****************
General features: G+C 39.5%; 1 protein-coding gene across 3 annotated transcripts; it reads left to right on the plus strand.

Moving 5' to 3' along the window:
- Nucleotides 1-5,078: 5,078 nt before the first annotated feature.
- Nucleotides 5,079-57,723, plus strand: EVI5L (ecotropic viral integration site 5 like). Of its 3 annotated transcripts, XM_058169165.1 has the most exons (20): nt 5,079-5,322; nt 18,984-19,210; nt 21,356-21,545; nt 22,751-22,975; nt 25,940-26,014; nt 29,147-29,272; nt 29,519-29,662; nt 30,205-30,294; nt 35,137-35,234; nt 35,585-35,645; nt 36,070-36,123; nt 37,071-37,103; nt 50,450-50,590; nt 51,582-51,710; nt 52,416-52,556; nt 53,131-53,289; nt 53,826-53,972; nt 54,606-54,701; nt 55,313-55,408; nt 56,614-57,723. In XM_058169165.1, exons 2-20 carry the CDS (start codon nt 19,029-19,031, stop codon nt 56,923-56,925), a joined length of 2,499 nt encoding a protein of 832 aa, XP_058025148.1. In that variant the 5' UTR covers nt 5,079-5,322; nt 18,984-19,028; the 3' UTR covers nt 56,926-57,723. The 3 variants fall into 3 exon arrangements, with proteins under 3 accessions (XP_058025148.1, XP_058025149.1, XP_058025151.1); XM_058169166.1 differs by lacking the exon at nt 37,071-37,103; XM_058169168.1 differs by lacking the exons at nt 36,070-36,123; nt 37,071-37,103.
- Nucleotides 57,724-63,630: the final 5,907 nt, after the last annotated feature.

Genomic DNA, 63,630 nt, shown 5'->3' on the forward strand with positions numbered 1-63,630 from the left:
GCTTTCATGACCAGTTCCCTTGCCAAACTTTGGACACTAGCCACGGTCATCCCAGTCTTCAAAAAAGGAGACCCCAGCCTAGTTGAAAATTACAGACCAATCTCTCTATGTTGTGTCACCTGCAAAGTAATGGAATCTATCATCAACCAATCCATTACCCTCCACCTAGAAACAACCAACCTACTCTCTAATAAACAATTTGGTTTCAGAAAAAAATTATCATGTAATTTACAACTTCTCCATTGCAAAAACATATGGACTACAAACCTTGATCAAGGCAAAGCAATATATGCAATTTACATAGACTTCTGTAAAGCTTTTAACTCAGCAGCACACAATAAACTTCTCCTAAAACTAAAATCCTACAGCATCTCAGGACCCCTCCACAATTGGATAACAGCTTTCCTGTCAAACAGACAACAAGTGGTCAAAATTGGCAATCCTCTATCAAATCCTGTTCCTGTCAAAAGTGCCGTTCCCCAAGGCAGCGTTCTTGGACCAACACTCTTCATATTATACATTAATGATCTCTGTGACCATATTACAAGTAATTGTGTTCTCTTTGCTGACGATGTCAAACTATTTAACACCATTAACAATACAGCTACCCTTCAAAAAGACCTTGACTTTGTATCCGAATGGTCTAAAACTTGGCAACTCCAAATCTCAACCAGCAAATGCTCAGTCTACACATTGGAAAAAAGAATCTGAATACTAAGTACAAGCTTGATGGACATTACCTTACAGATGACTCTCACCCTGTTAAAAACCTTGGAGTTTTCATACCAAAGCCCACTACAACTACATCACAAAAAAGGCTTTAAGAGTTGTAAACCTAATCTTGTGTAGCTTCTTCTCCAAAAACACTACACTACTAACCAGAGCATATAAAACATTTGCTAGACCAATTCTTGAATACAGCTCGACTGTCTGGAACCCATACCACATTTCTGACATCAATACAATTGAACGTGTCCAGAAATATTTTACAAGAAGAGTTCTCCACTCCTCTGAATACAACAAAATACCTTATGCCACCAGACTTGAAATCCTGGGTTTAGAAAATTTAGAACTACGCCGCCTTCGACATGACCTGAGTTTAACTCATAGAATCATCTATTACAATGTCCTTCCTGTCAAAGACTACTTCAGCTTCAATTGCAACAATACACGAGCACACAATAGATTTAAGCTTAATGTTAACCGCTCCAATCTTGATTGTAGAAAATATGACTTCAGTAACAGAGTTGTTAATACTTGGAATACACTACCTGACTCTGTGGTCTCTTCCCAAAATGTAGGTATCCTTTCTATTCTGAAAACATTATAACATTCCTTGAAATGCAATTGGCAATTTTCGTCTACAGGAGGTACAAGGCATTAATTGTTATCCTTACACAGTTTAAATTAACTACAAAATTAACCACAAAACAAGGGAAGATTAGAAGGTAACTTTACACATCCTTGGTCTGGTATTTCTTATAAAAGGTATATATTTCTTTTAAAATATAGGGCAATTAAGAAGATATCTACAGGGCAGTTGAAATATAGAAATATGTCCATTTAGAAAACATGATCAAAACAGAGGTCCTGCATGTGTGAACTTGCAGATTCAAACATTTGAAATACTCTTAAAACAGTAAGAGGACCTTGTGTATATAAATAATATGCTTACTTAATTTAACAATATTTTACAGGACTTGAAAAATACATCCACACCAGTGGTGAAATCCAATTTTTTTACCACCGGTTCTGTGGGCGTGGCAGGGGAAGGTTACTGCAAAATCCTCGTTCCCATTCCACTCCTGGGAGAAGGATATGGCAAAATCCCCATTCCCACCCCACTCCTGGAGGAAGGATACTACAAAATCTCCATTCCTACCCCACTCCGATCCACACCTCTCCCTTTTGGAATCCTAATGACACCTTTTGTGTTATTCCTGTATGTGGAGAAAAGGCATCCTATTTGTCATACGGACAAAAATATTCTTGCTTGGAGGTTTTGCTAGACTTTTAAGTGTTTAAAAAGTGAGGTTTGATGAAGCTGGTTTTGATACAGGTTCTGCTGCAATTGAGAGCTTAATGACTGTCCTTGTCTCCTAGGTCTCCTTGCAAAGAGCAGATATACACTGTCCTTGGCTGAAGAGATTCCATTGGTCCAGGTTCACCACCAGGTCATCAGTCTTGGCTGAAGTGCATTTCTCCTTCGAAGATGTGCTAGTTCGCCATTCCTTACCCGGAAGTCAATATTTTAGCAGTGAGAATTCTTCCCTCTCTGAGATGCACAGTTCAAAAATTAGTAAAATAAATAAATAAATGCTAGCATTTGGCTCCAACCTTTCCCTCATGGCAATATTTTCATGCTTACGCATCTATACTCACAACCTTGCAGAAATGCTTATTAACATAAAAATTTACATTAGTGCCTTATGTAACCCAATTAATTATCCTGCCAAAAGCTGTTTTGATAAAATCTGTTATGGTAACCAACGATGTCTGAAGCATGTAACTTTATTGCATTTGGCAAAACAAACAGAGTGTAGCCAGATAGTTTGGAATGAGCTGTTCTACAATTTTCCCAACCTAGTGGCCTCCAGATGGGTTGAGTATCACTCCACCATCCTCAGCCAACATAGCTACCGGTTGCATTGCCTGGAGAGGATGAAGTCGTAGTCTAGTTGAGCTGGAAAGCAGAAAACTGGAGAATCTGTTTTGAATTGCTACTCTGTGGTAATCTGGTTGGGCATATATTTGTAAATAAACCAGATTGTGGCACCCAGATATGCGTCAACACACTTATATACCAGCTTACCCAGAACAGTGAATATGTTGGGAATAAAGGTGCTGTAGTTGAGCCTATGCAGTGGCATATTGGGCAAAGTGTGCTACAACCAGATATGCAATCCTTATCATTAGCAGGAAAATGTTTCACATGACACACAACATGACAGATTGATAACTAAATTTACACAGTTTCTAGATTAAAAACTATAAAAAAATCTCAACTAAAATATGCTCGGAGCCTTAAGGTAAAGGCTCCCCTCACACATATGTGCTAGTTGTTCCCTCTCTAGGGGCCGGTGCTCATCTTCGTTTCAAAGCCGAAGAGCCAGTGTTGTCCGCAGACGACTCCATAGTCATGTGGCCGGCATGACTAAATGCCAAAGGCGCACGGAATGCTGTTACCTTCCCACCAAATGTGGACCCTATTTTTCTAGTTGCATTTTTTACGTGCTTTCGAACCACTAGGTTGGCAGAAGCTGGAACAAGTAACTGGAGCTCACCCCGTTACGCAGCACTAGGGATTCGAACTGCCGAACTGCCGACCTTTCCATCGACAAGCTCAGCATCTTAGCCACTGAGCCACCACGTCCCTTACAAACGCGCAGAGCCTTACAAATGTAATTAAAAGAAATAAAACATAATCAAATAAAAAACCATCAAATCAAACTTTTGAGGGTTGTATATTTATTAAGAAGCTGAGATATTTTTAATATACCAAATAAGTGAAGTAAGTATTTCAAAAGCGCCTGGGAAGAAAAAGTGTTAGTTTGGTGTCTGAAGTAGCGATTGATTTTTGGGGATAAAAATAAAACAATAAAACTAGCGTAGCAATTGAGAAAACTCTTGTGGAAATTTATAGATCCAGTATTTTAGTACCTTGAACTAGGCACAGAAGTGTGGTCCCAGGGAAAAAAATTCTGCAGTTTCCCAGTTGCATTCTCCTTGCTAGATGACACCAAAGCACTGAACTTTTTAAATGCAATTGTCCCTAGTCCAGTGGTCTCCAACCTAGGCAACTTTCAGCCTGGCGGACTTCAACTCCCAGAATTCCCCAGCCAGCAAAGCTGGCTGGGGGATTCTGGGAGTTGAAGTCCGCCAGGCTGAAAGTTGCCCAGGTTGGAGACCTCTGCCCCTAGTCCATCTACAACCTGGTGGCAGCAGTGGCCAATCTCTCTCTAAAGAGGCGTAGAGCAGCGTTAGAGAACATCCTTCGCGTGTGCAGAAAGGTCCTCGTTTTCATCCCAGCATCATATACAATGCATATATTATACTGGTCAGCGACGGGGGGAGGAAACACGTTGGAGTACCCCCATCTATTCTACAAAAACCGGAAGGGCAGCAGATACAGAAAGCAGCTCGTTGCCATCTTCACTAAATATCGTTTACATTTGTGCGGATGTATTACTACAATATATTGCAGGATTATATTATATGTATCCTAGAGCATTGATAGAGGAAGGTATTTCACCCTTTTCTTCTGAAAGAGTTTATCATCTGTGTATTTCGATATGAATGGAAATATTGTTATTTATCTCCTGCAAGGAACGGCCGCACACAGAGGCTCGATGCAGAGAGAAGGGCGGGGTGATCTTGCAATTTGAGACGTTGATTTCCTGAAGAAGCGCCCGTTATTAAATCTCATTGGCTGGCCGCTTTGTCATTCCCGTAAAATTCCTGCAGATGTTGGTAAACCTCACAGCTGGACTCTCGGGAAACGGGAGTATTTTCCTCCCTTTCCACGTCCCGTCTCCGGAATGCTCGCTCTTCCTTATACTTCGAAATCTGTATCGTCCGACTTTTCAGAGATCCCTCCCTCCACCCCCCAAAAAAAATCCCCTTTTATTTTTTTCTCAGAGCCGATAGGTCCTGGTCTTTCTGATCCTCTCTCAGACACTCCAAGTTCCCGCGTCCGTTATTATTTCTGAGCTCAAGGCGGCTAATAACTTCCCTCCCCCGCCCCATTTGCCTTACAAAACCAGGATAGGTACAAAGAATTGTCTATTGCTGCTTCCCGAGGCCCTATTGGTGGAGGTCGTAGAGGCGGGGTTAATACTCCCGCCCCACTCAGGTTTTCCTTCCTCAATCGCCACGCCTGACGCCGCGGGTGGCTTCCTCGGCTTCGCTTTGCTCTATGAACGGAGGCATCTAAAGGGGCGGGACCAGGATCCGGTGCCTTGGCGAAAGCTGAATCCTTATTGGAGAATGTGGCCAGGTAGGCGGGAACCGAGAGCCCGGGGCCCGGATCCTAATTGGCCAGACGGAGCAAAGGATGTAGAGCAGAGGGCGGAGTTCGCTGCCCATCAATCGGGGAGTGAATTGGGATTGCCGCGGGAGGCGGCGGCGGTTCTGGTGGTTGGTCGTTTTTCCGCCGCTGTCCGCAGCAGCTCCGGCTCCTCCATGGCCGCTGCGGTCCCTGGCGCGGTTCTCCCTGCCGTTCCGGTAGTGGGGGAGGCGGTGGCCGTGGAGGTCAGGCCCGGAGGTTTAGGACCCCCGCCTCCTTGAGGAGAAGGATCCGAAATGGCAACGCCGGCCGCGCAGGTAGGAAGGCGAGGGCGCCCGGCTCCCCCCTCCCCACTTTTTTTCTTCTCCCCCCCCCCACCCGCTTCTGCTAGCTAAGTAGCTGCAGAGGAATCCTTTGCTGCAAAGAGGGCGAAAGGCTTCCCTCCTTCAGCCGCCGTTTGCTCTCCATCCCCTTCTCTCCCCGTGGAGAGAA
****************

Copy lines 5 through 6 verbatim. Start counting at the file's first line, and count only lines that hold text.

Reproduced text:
- Nucleotides 57,724-63,630: the final 5,907 nt, after the last annotated feature.

Genomic DNA, 63,630 nt, shown 5'->3' on the forward strand with positions numbered 1-63,630 from the left: